Parents, you might be called upon to keep track of stats. Understand how important this is to build up the confidence of your own athlete and other players.

 6. Host a Post-Game Event

The game is just one aspect of the event. The entire event includes putting on the equipment and uniform, being driven to the game, warming up, playing the actual game, and then what happens afterward.
Athletes want to be part of something special, so having a post-game event like a pizza party makes the game even more enjoyable. This helps build confidence by knowing there is a reward, win or lose.
However, if an athlete's entire experience hinges on winning a game, then it sets them up for disappointment, especially if the player is on a bad team.
Coaches and adults should schedule an event after the game to ensure that athletes have something to look forward to, no matter the outcome.

 7. Have Athletes Teach Their Teammates

One of the best ways for youth sports athletes to grow in confidence is teaching their teammates.
If you have a team of 11 and 12-year-olds, pair up the 12-year-olds with the 11-year-olds. The older athletes should then impart the instructions they receive from you down to their younger players.
By teaching younger athletes, the older players will gain valuable experience and confidence sharing what they have learned.

 8. Take Your Team to a Professional Game

The purpose of taking your athletes to a professional game is not to show them how far away they are from the pro level. Instead, the goal is to point out the various techniques and habits that professional players have developed.
For baseball players, you should point out how the shortstop prepares before every pitch is thrown. For soccer players, point out the various formations to help players understand alignment. For football players, point out tackling techniques.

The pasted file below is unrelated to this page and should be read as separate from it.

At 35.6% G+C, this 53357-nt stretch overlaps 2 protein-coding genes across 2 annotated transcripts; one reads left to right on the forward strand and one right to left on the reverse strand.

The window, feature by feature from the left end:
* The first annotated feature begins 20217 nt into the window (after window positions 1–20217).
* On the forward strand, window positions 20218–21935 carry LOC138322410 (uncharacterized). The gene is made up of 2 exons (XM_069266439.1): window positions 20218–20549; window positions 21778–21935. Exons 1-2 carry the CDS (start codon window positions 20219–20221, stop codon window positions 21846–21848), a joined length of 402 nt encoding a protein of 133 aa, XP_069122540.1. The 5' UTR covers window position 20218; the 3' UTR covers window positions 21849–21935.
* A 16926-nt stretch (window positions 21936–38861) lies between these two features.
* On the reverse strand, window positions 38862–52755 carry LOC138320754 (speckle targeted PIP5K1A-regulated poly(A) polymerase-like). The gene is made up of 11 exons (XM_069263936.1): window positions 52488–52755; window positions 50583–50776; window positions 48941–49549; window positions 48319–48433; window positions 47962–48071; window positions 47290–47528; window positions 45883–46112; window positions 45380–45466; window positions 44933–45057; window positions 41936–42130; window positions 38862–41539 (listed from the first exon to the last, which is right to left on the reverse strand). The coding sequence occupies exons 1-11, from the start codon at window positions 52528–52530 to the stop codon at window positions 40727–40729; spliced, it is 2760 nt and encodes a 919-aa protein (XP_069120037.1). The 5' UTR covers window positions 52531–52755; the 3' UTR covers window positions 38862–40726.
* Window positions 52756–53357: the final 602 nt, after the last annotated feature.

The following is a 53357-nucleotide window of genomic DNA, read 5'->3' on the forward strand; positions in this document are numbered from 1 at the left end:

A professional game can be used to aid player development, helping young athletes gain confidence by implementing techniques used by the pros.

 9. Use Advanced Technology for Player Development

Technology has advanced to where you can use a smartphone to record video in slow motion
Now, you can take video of your athlete's batting stance, running motion, or other sports element and slow down the footage to identify where an athlete can improve.
Instead of just talking about what the athlete needs to work on, you can show them. This helps build confidence by giving athletes footage that shows what they are doing right and can improve on.

 10. Have the Right Equipment!

We would argue that having the right equipment is the most important aspect of building confidence in youth sports players.
You've seen it before where players show up in old shoes and you just want to buy new equipment for these players.
Nowadays, equipment goes beyond clothes to training aids that improve safety and performance.
Consider what GoHard Sporting offers for agility and strength training. We also offer sport specific basketball padded gear, football padded gear, and soccer training aids.
Also, do you have an athlete with a history of injuries? Consider how our training aids, knee braces, and ice recovery impact gear can help your athlete remain confident.
All of these tools help youth sports players take the field with confidence. Parents and coaches also play an important role by keeping players motivated and engaged to overcome challenges in their given sports.